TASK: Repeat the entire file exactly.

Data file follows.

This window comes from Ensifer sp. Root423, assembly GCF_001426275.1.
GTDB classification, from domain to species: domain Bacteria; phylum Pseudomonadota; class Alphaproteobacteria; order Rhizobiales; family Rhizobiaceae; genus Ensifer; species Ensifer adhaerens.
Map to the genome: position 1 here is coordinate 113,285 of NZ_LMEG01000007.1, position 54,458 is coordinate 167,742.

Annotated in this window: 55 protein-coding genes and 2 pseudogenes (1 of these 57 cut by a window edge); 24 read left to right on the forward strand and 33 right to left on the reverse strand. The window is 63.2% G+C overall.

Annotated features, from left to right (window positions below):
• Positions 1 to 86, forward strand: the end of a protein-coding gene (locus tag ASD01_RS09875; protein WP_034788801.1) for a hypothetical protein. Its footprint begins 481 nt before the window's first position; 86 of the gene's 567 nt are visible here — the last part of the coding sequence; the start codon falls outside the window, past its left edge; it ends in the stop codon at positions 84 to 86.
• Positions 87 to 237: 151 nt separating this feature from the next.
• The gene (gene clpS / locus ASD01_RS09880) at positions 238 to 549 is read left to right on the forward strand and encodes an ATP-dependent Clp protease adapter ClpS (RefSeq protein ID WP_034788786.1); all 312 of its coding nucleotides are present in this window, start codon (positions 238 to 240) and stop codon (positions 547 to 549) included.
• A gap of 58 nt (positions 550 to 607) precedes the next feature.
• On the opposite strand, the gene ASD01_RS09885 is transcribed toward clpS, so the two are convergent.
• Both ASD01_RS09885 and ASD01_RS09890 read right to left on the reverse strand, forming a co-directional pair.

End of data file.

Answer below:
This window comes from Ensifer sp. Root423, assembly GCF_001426275.1.
GTDB classification, from domain to species: domain Bacteria; phylum Pseudomonadota; class Alphaproteobacteria; order Rhizobiales; family Rhizobiaceae; genus Ensifer; species Ensifer adhaerens.
Map to the genome: position 1 here is coordinate 113,285 of NZ_LMEG01000007.1, position 54,458 is coordinate 167,742.

Annotated in this window: 55 protein-coding genes and 2 pseudogenes (1 of these 57 cut by a window edge); 24 read left to right on the forward strand and 33 right to left on the reverse strand. The window is 63.2% G+C overall.

Annotated features, from left to right (window positions below):
• Positions 1 to 86, forward strand: the end of a protein-coding gene (locus tag ASD01_RS09875; protein WP_034788801.1) for a hypothetical protein. Its footprint begins 481 nt before the window's first position; 86 of the gene's 567 nt are visible here — the last part of the coding sequence; the start codon falls outside the window, past its left edge; it ends in the stop codon at positions 84 to 86.
• Positions 87 to 237: 151 nt separating this feature from the next.
• The gene (gene clpS / locus ASD01_RS09880) at positions 238 to 549 is read left to right on the forward strand and encodes an ATP-dependent Clp protease adapter ClpS (RefSeq protein ID WP_034788786.1); all 312 of its coding nucleotides are present in this window, start codon (positions 238 to 240) and stop codon (positions 547 to 549) included.
• A gap of 58 nt (positions 550 to 607) precedes the next feature.
• On the opposite strand, the gene ASD01_RS09885 is transcribed toward clpS, so the two are convergent.
• Both ASD01_RS09885 and ASD01_RS09890 read right to left on the reverse strand, forming a co-directional pair.